EVGA GeForce RTX 2060 Price in Canada

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The RTX 2060 is one of the best cards for gaming at 1440p and even 4K if you’re willing to dial back the detail settings a touch.

It’s also the cheapest card that offers Nvidia’s ray tracing tech, which can make games look amazing.

Nvidia’s driver team has done an excellent job bringing RTX features to older cards, too.

The RTX 2060 is able to handle ray tracing in many of the same games as the higher-end RTX 2070, but with a couple of fewer rays per pixel.

That means ray tracing will look almost as good on this card as it does on the more expensive models.


Related: ZOTAC GeForce RTX 2060 Price in Canada


EVGA GeForce RTX 2060 Price in Canada

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All EVGA GeForce RTX 2060 Price in Canada (Newegg)

EVGA GeForce RTX 2060 Graphics Card Price
EVGA VCX 12G-P4-2261-KR GeForce RTX 2060 XC BLACK GAMING 12GB GDDR6 $664.99
EVGA GeForce RTX 2060 KO GAMING Video Card, 06G-P4-2066-KR, 6GB GDDR6, Dual Fans, Metal Backplate $1,538.60
EVGA GeForce RTX 2060 SC Ultra GAMING, 06G-P4-2067-KR, 6GB GDDR6, Dual HDB Fans $1,538.60
EVGA GeForce RTX 2060 KO ULTRA GAMING Video Card, 06G-P4-2068-KR, 6GB GDDR6, Dual Fans, Metal Backplate $1,538.60
EVGA GeForce RTX 2060 SC GAMING, 06G-P4-2062-KR, 6GB GDDR6, HDB Fan $1,666
EVGA GeForce RTX 2060 XC GAMING, 6GB GDDR6, HDB Fan Graphics Card 06G-P4-2063-KR $1,694
EVGA GeForce RTX 2060 XC Ultra Black Gaming, 06G-P4-2163-KR, 6GB GDDR6, Dual HDB Fans $1,538.60
EVGA NVIDIA GeForce RTX 2060 6GB GDDR6 Graphics Card $2,004.92
EVGA GeForce RTX 2060 XC Black Edition Gaming, 6GB GDDR6, HDB Fan Graphics Card 06G-P4-2061-KR $1,678.60
EVGA GeForce RTX 2060 SC GAMING, 06G-P4-2062-KR, 6GB GDDR6, HDB Fan $1,352.52
EVGA GeForce RTX 2060 XC GAMING, 6GB GDDR6, HDB Fan Graphics Card 06G-P4-2063-KR $1,617.29

GPU Buying Guide: How To Choose the Right Graphics Card

Consider Integrated vs. Discrete GPUs

The first thing you need to understand when deciding how much of your budget to allocate toward a graphics card is the difference between an integrated and discrete GPU.

These terms are used to indicate whether a graphics card is part of the motherboard or an expansion card.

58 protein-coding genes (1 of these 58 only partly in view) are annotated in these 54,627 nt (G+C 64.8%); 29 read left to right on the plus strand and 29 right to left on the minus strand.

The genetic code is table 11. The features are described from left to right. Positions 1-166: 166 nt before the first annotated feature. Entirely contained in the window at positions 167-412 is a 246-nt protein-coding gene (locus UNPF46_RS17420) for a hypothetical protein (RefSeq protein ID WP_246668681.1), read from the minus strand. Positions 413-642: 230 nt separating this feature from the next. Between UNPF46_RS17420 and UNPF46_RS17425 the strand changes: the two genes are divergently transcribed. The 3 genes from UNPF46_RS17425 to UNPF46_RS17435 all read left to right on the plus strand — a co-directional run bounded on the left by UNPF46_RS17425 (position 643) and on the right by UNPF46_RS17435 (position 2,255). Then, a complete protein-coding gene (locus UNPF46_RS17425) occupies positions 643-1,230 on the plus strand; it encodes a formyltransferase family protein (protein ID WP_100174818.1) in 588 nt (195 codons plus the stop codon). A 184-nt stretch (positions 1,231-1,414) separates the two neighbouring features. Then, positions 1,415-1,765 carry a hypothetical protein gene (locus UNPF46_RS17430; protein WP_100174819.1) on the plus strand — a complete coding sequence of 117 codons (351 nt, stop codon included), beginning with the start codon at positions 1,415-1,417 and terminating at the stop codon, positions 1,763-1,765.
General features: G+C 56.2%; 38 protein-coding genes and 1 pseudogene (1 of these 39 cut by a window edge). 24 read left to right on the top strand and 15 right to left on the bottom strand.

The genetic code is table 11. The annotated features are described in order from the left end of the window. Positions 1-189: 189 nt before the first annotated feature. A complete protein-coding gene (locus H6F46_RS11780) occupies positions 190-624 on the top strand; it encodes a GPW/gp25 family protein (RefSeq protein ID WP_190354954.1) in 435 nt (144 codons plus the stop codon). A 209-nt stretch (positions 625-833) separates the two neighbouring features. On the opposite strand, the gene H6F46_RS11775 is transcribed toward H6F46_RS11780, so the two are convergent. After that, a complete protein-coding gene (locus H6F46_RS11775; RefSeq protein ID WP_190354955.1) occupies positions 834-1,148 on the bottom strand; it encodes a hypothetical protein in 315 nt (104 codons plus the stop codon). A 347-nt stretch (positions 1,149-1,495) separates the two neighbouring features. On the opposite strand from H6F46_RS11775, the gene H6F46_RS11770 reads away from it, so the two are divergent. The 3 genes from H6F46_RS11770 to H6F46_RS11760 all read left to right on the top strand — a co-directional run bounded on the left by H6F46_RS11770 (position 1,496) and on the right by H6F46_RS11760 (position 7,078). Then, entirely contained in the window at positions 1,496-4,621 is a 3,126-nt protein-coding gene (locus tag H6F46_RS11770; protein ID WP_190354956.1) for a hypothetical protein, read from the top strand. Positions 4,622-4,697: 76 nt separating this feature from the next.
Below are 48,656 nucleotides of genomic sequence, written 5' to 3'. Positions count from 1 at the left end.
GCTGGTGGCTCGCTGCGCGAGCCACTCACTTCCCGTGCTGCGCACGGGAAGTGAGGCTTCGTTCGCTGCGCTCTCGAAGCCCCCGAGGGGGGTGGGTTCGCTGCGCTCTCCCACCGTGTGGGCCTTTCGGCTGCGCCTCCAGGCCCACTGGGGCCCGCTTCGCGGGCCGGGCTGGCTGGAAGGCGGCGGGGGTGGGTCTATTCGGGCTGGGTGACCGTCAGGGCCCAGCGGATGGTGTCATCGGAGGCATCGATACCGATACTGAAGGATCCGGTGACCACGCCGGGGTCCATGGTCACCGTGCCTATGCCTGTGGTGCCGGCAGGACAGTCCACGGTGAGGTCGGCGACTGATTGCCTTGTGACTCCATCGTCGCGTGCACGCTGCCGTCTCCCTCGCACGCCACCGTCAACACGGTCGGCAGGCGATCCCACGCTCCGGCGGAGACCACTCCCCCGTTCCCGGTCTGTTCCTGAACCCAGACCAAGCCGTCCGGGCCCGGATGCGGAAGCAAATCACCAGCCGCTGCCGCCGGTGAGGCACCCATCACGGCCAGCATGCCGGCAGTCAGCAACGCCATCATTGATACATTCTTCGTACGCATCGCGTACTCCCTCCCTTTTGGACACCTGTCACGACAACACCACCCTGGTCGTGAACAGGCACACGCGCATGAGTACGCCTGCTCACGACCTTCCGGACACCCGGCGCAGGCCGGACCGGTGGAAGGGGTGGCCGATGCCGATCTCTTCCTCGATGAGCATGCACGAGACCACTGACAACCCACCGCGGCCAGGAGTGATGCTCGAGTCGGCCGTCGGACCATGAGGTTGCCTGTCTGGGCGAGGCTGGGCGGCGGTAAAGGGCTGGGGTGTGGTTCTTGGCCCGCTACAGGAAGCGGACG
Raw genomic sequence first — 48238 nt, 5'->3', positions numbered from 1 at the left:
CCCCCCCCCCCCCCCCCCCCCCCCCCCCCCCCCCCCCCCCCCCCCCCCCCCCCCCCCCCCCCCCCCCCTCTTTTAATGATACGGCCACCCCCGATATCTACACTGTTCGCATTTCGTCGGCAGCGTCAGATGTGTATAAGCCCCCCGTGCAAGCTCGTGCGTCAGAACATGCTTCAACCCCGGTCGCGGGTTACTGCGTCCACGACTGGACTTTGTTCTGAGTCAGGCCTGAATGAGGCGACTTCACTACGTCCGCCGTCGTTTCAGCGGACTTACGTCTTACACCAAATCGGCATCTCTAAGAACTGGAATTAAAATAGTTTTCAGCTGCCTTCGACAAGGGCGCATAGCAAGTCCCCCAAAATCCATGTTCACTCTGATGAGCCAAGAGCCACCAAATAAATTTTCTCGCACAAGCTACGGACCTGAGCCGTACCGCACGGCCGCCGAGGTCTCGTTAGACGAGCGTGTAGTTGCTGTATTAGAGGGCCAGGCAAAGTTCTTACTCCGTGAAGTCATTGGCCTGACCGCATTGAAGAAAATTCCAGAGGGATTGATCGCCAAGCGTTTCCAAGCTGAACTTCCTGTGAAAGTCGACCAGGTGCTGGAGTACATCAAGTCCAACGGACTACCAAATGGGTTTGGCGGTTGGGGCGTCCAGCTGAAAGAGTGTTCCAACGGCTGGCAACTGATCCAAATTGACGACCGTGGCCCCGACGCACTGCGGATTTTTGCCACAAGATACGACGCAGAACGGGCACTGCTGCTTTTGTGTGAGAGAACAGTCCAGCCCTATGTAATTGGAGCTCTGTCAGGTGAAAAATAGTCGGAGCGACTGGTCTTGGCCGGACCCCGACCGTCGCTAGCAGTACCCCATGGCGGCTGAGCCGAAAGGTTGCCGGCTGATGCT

Integrated graphics cards are built into the motherboard. They use less power but have lower performance when compared to discrete GPUs.

Integrated GPUs are sufficient for most non-gaming, everyday tasks like watching movies or browsing social media; however, they have a hard time keeping up with intensive 3D applications and games.

Discrete graphics cards contain their processor and memory, which means they use more power than integrated GPUs but provide higher performance.

Discrete GPUs are great for those who enjoy playing games or editing videos on their computer.

Consider The Types Of Games That You Play

The second thing to think about is the type of games you’ll be playing. In general, certain types of games will require more powerful graphics cards than others.

Here are a few different categories that define most modern games:

Indie games: These are minimalist titles that tend to favour style and atmosphere over ultra-realistic gameplay, such as Limbo, Hellblade, and Stardew Valley.

They usually don’t require very powerful hardware to run well, which means it’s possible to play them at high resolutions with little extra effort.

AAA blockbusters: This category includes the popular AAA titles you see in the top charts everywhere like Fortnite, League of Legends, Call of Duty, Battlefield 1—the big dogs.

These games have huge budgets behind them and can involve vast open worlds and enormous battles full of non-player characters (NPCs), all demanding more processing power from your computer’s GPU.

VR gaming: Virtual reality headsets like Oculus Rift and PlayStation VR are still somewhat new but growing in popularity.

VR headsets feature a pair of displays that use stereoscopic tech for an immersive 3D experience that blends virtual reality with real life.

To get the best experience possible on these devices requires some pretty hefty computer components—a solid CPU is important for sure, but a powerful GPU is arguably even more crucial for keeping up virtual worlds filled with detailed 3D images at high frame rates (usually 90 frames per second).

Consider your budget

How much are you willing to spend on a new graphics card?

When you’re picking out a graphics card, it’s important to consider your budget.

Graphics cards can range anywhere from $150 all the way up to $1000 or more, so make sure you do your research and buy something that will suit your needs for the price you’re willing to pay.